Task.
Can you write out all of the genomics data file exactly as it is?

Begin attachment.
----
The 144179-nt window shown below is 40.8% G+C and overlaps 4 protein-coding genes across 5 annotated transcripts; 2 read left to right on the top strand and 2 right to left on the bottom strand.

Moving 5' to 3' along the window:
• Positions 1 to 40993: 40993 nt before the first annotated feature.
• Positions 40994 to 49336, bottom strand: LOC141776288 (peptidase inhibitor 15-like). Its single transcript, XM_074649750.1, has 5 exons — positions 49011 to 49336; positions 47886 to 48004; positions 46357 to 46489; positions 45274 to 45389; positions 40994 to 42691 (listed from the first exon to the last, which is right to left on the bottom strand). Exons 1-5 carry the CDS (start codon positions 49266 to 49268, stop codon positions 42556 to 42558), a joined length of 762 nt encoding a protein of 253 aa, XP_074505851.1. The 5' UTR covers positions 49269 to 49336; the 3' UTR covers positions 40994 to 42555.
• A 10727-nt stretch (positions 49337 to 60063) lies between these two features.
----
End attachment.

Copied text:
The 144179-nt window shown below is 40.8% G+C and overlaps 4 protein-coding genes across 5 annotated transcripts; 2 read left to right on the top strand and 2 right to left on the bottom strand.

Moving 5' to 3' along the window:
• Positions 1 to 40993: 40993 nt before the first annotated feature.
• Positions 40994 to 49336, bottom strand: LOC141776288 (peptidase inhibitor 15-like). Its single transcript, XM_074649750.1, has 5 exons — positions 49011 to 49336; positions 47886 to 48004; positions 46357 to 46489; positions 45274 to 45389; positions 40994 to 42691 (listed from the first exon to the last, which is right to left on the bottom strand). Exons 1-5 carry the CDS (start codon positions 49266 to 49268, stop codon positions 42556 to 42558), a joined length of 762 nt encoding a protein of 253 aa, XP_074505851.1. The 5' UTR covers positions 49269 to 49336; the 3' UTR covers positions 40994 to 42555.
• A 10727-nt stretch (positions 49337 to 60063) lies between these two features.